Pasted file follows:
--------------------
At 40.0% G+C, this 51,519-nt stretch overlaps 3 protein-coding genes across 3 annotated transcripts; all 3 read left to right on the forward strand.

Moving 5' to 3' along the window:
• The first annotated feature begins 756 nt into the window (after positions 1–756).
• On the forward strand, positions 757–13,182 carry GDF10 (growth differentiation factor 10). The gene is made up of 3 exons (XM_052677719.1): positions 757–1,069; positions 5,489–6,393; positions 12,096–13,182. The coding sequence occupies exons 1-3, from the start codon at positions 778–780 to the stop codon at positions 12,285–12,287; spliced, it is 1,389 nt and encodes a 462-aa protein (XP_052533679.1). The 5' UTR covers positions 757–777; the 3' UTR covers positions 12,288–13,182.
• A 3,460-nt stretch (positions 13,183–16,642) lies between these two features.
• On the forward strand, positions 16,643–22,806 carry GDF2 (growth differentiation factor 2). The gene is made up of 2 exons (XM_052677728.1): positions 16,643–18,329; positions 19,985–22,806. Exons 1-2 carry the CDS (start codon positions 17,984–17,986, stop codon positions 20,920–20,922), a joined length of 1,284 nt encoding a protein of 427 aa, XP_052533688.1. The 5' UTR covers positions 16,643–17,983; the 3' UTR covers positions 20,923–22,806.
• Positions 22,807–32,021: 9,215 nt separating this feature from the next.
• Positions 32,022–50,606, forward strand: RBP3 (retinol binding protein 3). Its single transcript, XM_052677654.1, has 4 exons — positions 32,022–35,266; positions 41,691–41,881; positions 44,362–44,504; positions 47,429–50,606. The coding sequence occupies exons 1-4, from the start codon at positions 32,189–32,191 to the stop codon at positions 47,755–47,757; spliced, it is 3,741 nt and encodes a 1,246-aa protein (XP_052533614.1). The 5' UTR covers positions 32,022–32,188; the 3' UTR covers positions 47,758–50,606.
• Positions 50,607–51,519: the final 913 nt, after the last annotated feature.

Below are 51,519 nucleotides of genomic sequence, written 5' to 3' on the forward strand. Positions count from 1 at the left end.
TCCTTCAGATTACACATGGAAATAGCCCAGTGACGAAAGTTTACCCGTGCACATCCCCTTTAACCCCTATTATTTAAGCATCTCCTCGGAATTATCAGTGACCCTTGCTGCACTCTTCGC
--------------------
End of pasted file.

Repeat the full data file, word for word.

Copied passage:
At 40.0% G+C, this 51,519-nt stretch overlaps 3 protein-coding genes across 3 annotated transcripts; all 3 read left to right on the forward strand.

Moving 5' to 3' along the window:
• The first annotated feature begins 756 nt into the window (after positions 1–756).
• On the forward strand, positions 757–13,182 carry GDF10 (growth differentiation factor 10). The gene is made up of 3 exons (XM_052677719.1): positions 757–1,069; positions 5,489–6,393; positions 12,096–13,182. The coding sequence occupies exons 1-3, from the start codon at positions 778–780 to the stop codon at positions 12,285–12,287; spliced, it is 1,389 nt and encodes a 462-aa protein (XP_052533679.1). The 5' UTR covers positions 757–777; the 3' UTR covers positions 12,288–13,182.
• A 3,460-nt stretch (positions 13,183–16,642) lies between these two features.
• On the forward strand, positions 16,643–22,806 carry GDF2 (growth differentiation factor 2). The gene is made up of 2 exons (XM_052677728.1): positions 16,643–18,329; positions 19,985–22,806. Exons 1-2 carry the CDS (start codon positions 17,984–17,986, stop codon positions 20,920–20,922), a joined length of 1,284 nt encoding a protein of 427 aa, XP_052533688.1. The 5' UTR covers positions 16,643–17,983; the 3' UTR covers positions 20,923–22,806.
• Positions 22,807–32,021: 9,215 nt separating this feature from the next.
• Positions 32,022–50,606, forward strand: RBP3 (retinol binding protein 3). Its single transcript, XM_052677654.1, has 4 exons — positions 32,022–35,266; positions 41,691–41,881; positions 44,362–44,504; positions 47,429–50,606. The coding sequence occupies exons 1-4, from the start codon at positions 32,189–32,191 to the stop codon at positions 47,755–47,757; spliced, it is 3,741 nt and encodes a 1,246-aa protein (XP_052533614.1). The 5' UTR covers positions 32,022–32,188; the 3' UTR covers positions 47,758–50,606.
• Positions 50,607–51,519: the final 913 nt, after the last annotated feature.

Below are 51,519 nucleotides of genomic sequence, written 5' to 3' on the forward strand. Positions count from 1 at the left end.
TCCTTCAGATTACACATGGAAATAGCCCAGTGACGAAAGTTTACCCGTGCACATCCCCTTTAACCCCTATTATTTAAGCATCTCCTCGGAATTATCAGTGACCCTTGCTGCACTCTTCGC